Flash memory is going corporate.
Sun Microsystems Inc. (NSDQ: JAVA) on Monday unveiled a new line of storage systems that will require about a quarter of the power – and cost about a quarter of the price – of competing systems.
The power reduction in the Amber Road storage system comes largely because Sun has replaced some of the hard drives that would ordinarily sit inside of a storage unit with flash, the kind of chips found inside MP3 players, digital cameras and phones. Amber Road also heavily relies on open-source technology, which reduces the cost.
Flash can allow a computer more rapid access to data, and it also consumes far less power – unlike drives, flash memory doesn't spin. Flash, however, is much more expensive than hard drives, and hard drives can also hold far more data.
In Sun's system, commonly accessed data will stay in flash while the drives will function more like long-term storage, John Fowler, executive vice-president of Sun's systems group, said in a Monday conference call.
Several companies are pursuing a similar strategy, said John Handy, director of semiconductor market research firm Objective Analysis in Los Gatos, Calif. Innovations in data storage is the kind of topic that puts most people into a deep sleep, but expect to hear more in the coming years. IBM, Sun and others are dedicating massive amounts of money and research toward the problem of fast, accurate data retrieval in a world drowning in numbers.
In early 2008, EMC Corp. launched its Symmetrix line of data storage products that use flash drives to improve performance and energy efficiency, Handy said.
And researchers at IBM have discussed research into using solid state data drives in data storage, Handy said. But the company has not made any official announcements on plans for integrating such research into products, he added. IBM, however, has replaced drives with flash in a slim blade server.
With the cost of flash drives falling by about 60 percent a year over the past three years, using them to replace enterprise drives – the fast-spinning drives that now serve data centers' most time-critical needs – is starting to make financial sense "for the very highest-needs applications," such as financial transaction processing, Handy said.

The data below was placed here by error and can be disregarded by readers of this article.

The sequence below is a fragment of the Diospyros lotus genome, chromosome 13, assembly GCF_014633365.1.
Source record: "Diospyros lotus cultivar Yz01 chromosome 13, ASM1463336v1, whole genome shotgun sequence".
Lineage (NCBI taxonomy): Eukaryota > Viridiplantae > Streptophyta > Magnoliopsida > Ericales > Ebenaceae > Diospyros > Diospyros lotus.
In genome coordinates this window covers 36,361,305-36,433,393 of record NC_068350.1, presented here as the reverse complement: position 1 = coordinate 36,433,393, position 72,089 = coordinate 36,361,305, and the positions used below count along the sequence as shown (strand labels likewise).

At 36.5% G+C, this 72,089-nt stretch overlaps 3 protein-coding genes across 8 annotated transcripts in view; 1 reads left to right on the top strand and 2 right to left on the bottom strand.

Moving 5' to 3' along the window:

And while up-front costs are a concern, data center operators also are looking for ways to reduce power consumption, he said. Energy efficiency, in fact, is one of the major areas of competition for big iron manufacturers. Hewlett-Packard earlier this month released a technology called Dynamic Power Cap ping that puts a ceiling on how much power a rack of servers or other equipment can draw.
There's good reason to do so, according to the U.S. Environmental Protection Agency, which last year estimated that data centers, along with servers, will double their energy consumption to 100 billion kilowatt-hours by 2012 (see Data Centers Could Hit 'Resource Crisis').
That could cost data-center owners $7.4 billion a year in energy costs, and require building the equivalent of 10 new power plants to meet those increased power needs, the EPA reported.
And while the economy may be slowing, there was about $19 billion in datacenter construction projects undertaken by 21 large customers in the U.S. in June, according to Dean Nelson, who runs global lab and data center design services for Sun (see Data Center Power Consumption: By the Numbers).
Companies with big data storage are looking for ways to power those needs. Google for one, filed a patent earlier this year for a floating data center that would be powered by ocean waves and currents (see Google Sets Sail With Ocean Power Patent).
The search giant raised eyebrows last year when it proposed building a coal-fired power plant in Iowa for a data center, further underlining the demand that data storage and processing will make on the nation's power grid.
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